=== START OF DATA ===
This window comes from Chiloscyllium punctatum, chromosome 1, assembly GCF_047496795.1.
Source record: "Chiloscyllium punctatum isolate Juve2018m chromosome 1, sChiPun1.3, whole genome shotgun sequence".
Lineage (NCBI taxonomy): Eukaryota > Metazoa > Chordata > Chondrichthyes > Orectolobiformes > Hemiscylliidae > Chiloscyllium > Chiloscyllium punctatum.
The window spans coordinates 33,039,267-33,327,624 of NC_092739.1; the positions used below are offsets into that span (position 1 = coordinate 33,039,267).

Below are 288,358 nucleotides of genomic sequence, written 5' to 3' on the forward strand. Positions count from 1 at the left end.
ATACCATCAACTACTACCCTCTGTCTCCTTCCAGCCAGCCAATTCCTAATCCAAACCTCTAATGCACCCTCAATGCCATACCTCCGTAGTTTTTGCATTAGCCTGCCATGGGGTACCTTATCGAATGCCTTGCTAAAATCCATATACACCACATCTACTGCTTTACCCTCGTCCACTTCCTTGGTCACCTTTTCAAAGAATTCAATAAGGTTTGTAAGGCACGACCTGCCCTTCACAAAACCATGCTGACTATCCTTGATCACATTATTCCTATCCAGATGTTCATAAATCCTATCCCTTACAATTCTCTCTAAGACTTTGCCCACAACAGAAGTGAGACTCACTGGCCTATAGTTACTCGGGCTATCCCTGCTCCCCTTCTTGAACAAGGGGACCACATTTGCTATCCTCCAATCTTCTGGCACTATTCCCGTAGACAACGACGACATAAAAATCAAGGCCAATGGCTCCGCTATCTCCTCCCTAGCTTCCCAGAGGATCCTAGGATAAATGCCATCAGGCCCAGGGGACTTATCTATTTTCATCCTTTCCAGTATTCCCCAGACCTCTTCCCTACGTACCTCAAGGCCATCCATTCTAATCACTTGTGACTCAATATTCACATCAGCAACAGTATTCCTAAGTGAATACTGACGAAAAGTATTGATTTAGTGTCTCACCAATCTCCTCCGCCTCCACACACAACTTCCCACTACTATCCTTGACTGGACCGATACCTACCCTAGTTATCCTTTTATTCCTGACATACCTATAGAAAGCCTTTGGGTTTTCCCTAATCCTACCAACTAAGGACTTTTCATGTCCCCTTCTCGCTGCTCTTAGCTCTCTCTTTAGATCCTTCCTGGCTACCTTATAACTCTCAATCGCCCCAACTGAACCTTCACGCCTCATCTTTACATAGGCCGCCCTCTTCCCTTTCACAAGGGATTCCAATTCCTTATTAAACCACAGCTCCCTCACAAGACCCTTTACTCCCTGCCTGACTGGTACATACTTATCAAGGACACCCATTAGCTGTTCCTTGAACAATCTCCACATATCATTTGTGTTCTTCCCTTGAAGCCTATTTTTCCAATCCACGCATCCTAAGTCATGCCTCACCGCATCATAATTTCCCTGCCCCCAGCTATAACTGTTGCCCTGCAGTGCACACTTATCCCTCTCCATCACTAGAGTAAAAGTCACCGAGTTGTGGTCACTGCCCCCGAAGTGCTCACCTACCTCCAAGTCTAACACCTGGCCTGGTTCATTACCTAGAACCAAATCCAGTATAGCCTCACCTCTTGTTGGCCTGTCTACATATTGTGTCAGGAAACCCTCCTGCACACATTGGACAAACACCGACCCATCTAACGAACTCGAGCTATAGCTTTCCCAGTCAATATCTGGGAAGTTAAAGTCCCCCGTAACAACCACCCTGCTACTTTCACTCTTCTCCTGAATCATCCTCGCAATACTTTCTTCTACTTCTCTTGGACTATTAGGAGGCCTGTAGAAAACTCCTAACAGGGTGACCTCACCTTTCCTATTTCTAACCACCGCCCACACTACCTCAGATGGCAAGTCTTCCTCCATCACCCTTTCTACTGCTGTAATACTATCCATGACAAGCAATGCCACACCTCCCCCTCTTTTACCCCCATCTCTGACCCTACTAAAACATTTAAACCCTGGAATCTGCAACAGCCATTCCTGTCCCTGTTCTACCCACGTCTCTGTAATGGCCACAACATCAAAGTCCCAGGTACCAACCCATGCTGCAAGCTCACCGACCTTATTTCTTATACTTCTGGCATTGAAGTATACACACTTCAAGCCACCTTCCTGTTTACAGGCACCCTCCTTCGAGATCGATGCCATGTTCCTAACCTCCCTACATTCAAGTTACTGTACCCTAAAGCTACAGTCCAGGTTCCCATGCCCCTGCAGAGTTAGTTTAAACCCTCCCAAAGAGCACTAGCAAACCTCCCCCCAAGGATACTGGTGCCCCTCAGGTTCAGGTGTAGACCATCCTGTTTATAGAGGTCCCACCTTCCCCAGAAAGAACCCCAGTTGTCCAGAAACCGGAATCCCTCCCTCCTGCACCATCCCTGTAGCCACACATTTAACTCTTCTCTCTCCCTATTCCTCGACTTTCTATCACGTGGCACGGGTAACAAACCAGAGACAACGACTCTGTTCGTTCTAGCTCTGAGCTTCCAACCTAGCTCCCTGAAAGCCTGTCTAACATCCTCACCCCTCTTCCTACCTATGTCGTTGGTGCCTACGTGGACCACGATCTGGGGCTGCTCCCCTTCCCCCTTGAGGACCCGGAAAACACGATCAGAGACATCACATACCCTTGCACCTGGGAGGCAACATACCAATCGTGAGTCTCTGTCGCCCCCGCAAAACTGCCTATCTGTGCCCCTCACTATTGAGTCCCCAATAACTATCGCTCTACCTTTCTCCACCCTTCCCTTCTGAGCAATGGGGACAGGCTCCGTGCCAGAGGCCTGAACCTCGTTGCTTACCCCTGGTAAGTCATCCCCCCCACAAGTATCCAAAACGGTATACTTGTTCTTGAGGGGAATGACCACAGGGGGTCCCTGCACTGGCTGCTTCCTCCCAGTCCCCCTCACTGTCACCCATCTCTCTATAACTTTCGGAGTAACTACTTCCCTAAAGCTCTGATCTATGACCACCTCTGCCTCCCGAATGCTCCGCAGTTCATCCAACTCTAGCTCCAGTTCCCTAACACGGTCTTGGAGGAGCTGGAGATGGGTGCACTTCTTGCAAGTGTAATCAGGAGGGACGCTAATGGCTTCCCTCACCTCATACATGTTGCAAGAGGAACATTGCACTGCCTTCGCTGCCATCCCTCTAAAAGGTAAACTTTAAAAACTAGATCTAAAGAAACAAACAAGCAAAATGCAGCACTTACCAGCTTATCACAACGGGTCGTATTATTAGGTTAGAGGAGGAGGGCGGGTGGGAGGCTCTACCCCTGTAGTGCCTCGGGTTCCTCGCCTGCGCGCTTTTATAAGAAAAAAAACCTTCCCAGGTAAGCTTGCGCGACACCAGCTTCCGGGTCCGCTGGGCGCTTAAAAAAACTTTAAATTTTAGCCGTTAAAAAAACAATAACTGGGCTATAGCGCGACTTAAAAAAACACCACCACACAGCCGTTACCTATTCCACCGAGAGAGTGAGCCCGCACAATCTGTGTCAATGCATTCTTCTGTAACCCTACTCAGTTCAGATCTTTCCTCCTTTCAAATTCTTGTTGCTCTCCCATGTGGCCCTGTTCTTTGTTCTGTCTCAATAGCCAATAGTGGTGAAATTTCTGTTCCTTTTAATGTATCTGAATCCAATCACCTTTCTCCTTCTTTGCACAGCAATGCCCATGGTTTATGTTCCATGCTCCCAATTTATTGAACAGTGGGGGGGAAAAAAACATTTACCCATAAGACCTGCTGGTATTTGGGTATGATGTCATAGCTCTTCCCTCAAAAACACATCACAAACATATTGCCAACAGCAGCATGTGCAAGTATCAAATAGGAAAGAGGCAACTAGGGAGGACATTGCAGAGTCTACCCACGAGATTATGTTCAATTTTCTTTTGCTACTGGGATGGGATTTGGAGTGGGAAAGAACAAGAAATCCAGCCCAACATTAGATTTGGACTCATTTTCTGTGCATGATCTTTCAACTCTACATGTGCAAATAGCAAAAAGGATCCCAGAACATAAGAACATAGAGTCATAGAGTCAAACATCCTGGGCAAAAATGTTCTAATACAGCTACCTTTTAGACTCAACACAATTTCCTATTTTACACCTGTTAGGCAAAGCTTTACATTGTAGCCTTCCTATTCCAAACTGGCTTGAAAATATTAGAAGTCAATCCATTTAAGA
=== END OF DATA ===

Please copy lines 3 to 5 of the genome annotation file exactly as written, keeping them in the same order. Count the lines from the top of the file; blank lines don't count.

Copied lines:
Lineage (NCBI taxonomy): Eukaryota > Metazoa > Chordata > Chondrichthyes > Orectolobiformes > Hemiscylliidae > Chiloscyllium > Chiloscyllium punctatum.
The window spans coordinates 33,039,267-33,327,624 of NC_092739.1; the positions used below are offsets into that span (position 1 = coordinate 33,039,267).

Below are 288,358 nucleotides of genomic sequence, written 5' to 3' on the forward strand. Positions count from 1 at the left end.